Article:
Tuesday, 9 April 2013
Fear is normal and helps to keep us safe and healthy. It helps us to avoid harmful situations and to decide when to get out of situations that could be dangerous. Normally one can control fear with logic and reason so that it doesn't take over our lives and cause us to become irrational. When the fear response turns into something difficult or impossible to control it becomes a phobia. People can become afraid of almost anything and this fear can come from a negative experience with the object in question. As an example, if you were attacked by a dog as a child you may still be fearful of them as an adult. Fears can also be learned from someone else. A child may see its mother's fearful reaction to a spider and become fearful of spiders too. Whatever the object of fear you may become uncomfortable or distressed when you confront that fear. If, as an example, you are afraid of flying you might become anxious when you get on an aeroplane. You might have a pre-flight drink or self-medicate in order to calm your nerves but you are able to manage the fear and get on with your life. You may prefer to travel by car or train but will fly when you have to. However, if you have a diagnosable phobia of an object or situation your reaction will be more extreme. Using flying as an example, you may not be able to get on the plane at all. If you do you may shake, sweat, cry or have other serious physiological responses, perhaps for the whole flight. If you have a severe phobia you may be unable to get on an aeroplane, visit airports and even planes flying overhead may cause you to become nervous. The Penguin Dictionary of Psychology says of phobias, "In standard psychiatric work, a reaction requires several factors before it is properly classified as a phobia. Specifically, the fear must be persistant and intense, there must be a compelling need to flee or avoid the phobic object or situation and the fear must be irrational and not based on sound judgement".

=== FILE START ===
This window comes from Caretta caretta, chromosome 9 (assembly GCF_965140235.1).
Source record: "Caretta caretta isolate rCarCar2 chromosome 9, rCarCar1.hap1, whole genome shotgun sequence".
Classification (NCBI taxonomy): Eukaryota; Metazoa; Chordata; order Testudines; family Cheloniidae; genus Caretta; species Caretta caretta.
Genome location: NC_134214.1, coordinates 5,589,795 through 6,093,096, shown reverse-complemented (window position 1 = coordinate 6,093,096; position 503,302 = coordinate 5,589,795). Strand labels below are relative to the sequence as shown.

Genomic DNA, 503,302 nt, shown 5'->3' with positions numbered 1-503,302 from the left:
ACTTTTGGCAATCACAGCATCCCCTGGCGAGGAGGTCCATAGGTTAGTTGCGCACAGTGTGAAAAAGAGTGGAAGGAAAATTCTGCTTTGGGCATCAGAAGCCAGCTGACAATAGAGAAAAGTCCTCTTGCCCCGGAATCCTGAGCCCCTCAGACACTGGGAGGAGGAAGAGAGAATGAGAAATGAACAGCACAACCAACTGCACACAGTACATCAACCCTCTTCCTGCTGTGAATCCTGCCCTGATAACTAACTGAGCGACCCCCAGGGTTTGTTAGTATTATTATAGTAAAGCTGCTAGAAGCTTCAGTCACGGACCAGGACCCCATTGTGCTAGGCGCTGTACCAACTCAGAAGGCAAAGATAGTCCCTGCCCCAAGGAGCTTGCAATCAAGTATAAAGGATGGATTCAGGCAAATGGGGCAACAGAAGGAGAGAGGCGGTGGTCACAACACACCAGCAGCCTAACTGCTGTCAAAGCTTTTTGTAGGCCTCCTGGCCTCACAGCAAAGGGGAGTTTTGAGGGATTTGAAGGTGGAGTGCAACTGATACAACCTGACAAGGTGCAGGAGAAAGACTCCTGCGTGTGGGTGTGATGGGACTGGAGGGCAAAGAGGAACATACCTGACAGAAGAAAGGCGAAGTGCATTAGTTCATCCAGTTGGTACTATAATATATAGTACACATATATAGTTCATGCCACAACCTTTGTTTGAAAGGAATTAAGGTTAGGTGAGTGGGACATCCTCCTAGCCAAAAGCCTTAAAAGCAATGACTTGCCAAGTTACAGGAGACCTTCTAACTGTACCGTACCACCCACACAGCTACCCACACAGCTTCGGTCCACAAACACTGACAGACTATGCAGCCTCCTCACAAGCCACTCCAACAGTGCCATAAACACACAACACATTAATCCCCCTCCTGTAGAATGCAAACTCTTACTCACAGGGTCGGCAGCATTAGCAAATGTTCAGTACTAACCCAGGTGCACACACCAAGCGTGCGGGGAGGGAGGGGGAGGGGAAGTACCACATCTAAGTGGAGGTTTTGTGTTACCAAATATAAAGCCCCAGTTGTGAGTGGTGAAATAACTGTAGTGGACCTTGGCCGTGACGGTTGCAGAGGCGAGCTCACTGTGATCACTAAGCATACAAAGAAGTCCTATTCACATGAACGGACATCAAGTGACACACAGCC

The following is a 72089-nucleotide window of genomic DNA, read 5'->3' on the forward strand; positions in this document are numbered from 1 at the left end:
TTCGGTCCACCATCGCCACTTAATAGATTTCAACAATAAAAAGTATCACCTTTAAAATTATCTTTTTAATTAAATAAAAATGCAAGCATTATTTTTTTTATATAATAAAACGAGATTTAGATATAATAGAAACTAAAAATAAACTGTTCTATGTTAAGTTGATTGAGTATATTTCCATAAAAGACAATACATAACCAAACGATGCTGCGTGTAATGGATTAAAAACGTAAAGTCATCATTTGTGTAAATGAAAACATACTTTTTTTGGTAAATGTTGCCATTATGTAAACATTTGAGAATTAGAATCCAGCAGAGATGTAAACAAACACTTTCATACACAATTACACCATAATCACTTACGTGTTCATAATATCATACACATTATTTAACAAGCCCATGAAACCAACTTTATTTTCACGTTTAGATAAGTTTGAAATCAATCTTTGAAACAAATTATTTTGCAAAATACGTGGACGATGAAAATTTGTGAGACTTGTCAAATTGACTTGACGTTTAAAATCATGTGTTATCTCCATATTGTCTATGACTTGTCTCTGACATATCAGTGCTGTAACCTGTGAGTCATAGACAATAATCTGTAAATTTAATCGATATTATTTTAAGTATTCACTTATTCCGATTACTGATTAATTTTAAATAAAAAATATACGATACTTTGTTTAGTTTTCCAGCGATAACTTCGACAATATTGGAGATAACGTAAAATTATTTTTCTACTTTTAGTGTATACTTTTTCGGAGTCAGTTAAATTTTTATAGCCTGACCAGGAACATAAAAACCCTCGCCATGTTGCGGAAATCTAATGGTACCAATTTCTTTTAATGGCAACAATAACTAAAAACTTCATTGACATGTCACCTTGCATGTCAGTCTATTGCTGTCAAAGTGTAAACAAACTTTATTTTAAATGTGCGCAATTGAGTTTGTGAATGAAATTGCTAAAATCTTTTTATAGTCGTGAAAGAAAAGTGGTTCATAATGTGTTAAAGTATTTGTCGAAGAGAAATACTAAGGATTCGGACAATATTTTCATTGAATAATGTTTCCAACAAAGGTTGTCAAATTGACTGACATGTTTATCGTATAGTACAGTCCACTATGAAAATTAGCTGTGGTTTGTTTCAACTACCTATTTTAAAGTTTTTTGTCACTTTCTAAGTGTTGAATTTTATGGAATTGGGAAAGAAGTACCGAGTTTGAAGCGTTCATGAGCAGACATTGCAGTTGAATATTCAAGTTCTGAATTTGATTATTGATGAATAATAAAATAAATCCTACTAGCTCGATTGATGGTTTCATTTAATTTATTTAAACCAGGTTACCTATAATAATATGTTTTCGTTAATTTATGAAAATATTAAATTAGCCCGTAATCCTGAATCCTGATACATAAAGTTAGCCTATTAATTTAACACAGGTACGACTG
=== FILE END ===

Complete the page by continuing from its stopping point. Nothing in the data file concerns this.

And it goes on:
Wednesday, 6 March 2013
Upon reviewing the data on anxiety disorders, psychologist Isaac Marks found that 90% of those suffering from animal phobias, 75% of agoraphobics and 60% of those suffering from social phobias were women. In Holland a team found that women are at more than twice the risk of having a diagnosed anxiey disorder. Dr Susan Nolen-Hoeksema found from reviewing the literature on anxiety that women are more likely to suffer from all of the anxiety disorders with the exception of obsessive complulsive disorders.